The story ends with the Web Warriors decidng to work together as a team to protect the innocent people of this universe…and, like that, the Web Warriors are officially born!
On the positive side, I actually like the redesign of the Green Goblin costume. It was even more appreciable to see the Sinister Six riding Goblin Gliders...that's certainly something you don't see everyday. There was also a good bit of humor in this issue as well. Spider-Ham's power of being able to get hit really hard but not get hurt was actually clever and funny, no complaints there.
My main complaint was the rather frenetic pace of the story's conclusion. Once Norman returned to Ozcorp after snaring Parker, things started to fall apart. I'll buy the notion that his plan worked (using the proximity of all the Spider-heroes to boost The Web's power), even though that was a little bit of a flaky assumption. But Spider-Ham instantly giving up his loyalty to Osborn in order to save Peter, without any worthwhile reason, came off as plot-device 101. Moreover, there's no reason to think Spider-Ham could defeat two armed guards by himself; not with the way his fighting skills were depicted throughout this arc. Yet two panels later, he's with a freed Peter Parker and they're destroying Osborn's energy-tapping apparatus. I had to re-read that sequence a few times because I thought I was missing a page from the book.
And while we are on that subject, how did they know that lady-Thor's hand would destroy Norman's Siege Perilous chair? There was no build to that relatively critical plot point, how are we supposed to accept that as a reader?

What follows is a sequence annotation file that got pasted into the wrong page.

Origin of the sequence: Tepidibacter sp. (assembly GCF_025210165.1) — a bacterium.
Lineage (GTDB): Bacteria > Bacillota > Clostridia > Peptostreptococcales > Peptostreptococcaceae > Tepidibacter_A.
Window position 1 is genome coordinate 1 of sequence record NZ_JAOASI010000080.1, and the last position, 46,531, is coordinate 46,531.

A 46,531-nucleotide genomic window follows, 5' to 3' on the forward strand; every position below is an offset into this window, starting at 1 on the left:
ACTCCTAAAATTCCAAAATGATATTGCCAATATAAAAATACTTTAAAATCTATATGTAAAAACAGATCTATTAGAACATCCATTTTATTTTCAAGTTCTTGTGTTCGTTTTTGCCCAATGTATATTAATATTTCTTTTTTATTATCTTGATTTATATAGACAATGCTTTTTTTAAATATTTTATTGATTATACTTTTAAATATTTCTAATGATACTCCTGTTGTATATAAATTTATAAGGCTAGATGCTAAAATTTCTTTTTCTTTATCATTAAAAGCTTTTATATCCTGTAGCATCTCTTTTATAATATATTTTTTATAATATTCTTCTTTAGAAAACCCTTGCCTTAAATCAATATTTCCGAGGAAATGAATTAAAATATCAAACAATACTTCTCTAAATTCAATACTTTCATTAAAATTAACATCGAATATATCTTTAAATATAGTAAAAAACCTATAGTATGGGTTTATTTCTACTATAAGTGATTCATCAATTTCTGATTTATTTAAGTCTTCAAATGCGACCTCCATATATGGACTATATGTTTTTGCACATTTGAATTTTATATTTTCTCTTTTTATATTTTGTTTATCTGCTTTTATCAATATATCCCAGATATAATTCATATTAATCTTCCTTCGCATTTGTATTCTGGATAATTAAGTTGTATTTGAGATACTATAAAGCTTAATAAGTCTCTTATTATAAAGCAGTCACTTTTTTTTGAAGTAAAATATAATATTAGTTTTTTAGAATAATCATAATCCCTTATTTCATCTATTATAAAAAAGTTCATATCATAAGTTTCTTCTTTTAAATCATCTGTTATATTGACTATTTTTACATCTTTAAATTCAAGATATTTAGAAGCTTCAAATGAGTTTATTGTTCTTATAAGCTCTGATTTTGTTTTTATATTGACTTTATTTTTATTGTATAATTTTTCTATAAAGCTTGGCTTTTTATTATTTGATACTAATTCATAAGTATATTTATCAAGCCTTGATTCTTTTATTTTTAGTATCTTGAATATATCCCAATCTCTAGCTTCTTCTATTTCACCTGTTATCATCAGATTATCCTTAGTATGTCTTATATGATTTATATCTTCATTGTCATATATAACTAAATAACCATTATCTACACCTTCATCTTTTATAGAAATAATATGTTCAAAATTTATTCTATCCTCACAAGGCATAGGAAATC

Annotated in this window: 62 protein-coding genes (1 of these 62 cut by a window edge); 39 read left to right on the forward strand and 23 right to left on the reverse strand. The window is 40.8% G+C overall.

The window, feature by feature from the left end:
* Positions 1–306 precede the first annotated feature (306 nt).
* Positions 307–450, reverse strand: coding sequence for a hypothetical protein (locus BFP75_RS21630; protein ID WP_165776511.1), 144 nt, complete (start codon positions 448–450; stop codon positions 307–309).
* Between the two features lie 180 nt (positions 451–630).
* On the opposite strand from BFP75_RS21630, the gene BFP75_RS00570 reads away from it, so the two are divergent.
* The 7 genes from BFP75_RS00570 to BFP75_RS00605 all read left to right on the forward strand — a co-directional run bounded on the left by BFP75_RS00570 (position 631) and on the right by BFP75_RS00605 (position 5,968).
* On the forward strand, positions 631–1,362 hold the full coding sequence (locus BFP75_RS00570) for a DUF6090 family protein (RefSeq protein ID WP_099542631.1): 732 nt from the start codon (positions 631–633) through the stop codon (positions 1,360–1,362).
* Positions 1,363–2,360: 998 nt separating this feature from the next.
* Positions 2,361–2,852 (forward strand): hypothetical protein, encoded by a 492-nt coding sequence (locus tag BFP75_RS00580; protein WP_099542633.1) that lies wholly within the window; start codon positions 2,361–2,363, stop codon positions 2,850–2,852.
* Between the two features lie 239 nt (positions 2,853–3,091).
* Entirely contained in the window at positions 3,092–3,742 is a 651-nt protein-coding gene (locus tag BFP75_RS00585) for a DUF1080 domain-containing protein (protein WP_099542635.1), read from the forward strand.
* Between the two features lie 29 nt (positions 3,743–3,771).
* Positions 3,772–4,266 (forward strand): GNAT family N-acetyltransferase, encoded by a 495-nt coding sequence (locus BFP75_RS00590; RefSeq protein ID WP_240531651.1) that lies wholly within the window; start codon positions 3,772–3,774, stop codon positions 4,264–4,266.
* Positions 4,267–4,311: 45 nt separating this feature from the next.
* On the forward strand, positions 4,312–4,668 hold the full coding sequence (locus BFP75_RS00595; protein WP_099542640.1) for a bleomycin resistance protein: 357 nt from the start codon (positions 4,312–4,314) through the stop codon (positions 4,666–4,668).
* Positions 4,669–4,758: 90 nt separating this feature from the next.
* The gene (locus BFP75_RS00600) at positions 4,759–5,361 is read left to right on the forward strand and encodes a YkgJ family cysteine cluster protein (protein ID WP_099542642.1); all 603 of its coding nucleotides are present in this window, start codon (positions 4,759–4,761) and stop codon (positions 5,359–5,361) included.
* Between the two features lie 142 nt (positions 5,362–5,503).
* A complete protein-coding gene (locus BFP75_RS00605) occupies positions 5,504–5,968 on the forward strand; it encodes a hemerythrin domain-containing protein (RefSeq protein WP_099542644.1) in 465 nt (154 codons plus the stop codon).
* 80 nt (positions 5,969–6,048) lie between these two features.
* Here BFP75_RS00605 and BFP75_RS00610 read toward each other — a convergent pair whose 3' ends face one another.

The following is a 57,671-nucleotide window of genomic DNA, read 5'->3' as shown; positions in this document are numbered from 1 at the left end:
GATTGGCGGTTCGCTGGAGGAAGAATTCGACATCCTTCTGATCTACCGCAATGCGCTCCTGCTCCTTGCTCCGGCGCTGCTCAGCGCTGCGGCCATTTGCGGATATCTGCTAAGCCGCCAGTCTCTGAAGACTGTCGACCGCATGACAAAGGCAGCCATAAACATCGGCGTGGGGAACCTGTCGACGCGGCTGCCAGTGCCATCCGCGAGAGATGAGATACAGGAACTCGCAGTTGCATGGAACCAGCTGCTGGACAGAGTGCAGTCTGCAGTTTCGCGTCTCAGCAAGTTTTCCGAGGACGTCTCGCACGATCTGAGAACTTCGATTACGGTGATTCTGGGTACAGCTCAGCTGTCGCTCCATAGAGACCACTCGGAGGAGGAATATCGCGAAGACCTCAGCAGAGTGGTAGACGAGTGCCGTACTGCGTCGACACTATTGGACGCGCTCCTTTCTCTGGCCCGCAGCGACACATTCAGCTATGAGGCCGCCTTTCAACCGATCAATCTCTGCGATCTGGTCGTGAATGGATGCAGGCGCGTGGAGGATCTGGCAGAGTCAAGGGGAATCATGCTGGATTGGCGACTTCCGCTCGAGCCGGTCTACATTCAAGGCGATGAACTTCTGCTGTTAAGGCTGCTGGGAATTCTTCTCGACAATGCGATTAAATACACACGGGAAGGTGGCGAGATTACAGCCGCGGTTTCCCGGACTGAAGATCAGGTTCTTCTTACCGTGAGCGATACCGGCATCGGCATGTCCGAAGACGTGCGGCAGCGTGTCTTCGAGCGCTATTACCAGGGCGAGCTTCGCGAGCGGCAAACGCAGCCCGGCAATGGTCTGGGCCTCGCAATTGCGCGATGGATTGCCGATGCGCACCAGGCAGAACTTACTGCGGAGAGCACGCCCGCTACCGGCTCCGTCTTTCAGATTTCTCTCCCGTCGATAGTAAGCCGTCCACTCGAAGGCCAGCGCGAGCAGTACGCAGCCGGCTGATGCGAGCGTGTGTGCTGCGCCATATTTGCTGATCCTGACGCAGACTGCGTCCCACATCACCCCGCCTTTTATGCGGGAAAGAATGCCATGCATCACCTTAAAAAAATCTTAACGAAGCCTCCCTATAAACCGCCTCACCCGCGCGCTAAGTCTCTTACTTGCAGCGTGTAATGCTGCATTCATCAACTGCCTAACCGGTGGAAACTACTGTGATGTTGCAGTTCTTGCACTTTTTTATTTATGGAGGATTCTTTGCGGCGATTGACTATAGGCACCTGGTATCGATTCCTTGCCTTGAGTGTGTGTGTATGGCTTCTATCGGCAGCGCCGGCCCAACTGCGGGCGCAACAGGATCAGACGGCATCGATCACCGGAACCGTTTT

Also, you could not come off more impotent as Sinister Six group than this story's incarnation. Seriously?!? They surrender without even a little fight? They simply give up because they're scared of the Web Warriors? That did not jive with the Sinister Six from issues 2 and 3, who fought the Web Warriors over a dinner invitation.
I'm not sure I buy the notion that because Osborn was exposed publicly as a villain, there would be no one else to protect the city now that he's gone. Especially since that was not addressed as an aspect of this universe at any point prior in the story. In fact, it appeared as though there were people questioning Osborn's candor, Betty Brant comes to mind from the first issue of this series. Yet that is the whole reason the Web Warriors decide to unite. It came off really forced. I would think a more logical reason for them to work together would be that they all share a similar problem (displacement from their home world) and they all would need to work together to figure out how to get back home...but that wasn't even discussed.
Which brings me to my last point. The heroes had seemingly given up on their quest to find out how/why they ended up on this world. They appear to have accepted the notion that they aren't going to be leaving anytime soon. Some acknowledgement of that would have been appreciated, especially since the first four books of this series focused on that theme.
This one ended too abruptly to warrant higher than 2.5 webs. Between the Sinister Six simply rolling over and the rather hasty decision to form a new heroic team, the ending felt fairly rushed. It's pretty clear this series was really meant to be a prelude to the characters' upcoming team book. Not quite what I was hoping for out of this one.
Til next time, keep on Goblin!